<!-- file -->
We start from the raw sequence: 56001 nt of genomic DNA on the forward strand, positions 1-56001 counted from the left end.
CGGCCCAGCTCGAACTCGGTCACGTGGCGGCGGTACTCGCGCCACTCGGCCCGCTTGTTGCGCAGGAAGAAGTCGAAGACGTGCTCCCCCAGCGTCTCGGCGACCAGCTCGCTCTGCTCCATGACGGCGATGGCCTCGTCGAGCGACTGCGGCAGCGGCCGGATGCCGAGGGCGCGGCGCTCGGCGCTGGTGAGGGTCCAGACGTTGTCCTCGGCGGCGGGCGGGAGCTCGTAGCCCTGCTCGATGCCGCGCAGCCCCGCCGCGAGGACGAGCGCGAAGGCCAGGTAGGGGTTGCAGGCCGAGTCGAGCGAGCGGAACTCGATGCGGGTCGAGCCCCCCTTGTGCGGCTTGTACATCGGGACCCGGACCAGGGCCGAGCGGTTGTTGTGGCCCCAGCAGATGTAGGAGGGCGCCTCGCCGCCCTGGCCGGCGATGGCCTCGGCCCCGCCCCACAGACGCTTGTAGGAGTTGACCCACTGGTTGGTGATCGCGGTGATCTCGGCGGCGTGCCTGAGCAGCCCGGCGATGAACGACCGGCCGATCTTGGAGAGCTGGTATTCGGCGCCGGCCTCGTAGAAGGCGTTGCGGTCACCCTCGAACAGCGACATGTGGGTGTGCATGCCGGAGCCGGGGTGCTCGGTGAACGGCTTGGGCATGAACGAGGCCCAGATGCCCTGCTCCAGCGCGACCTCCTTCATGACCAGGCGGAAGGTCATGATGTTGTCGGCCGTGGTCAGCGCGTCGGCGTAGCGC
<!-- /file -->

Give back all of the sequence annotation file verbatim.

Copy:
We start from the raw sequence: 56001 nt of genomic DNA on the forward strand, positions 1-56001 counted from the left end.
CGGCCCAGCTCGAACTCGGTCACGTGGCGGCGGTACTCGCGCCACTCGGCCCGCTTGTTGCGCAGGAAGAAGTCGAAGACGTGCTCCCCCAGCGTCTCGGCGACCAGCTCGCTCTGCTCCATGACGGCGATGGCCTCGTCGAGCGACTGCGGCAGCGGCCGGATGCCGAGGGCGCGGCGCTCGGCGCTGGTGAGGGTCCAGACGTTGTCCTCGGCGGCGGGCGGGAGCTCGTAGCCCTGCTCGATGCCGCGCAGCCCCGCCGCGAGGACGAGCGCGAAGGCCAGGTAGGGGTTGCAGGCCGAGTCGAGCGAGCGGAACTCGATGCGGGTCGAGCCCCCCTTGTGCGGCTTGTACATCGGGACCCGGACCAGGGCCGAGCGGTTGTTGTGGCCCCAGCAGATGTAGGAGGGCGCCTCGCCGCCCTGGCCGGCGATGGCCTCGGCCCCGCCCCACAGACGCTTGTAGGAGTTGACCCACTGGTTGGTGATCGCGGTGATCTCGGCGGCGTGCCTGAGCAGCCCGGCGATGAACGACCGGCCGATCTTGGAGAGCTGGTATTCGGCGCCGGCCTCGTAGAAGGCGTTGCGGTCACCCTCGAACAGCGACATGTGGGTGTGCATGCCGGAGCCGGGGTGCTCGGTGAACGGCTTGGGCATGAACGAGGCCCAGATGCCCTGCTCCAGCGCGACCTCCTTCATGACCAGGCGGAAGGTCATGATGTTGTCGGCCGTGGTCAGCGCGTCGGCGTAGCGC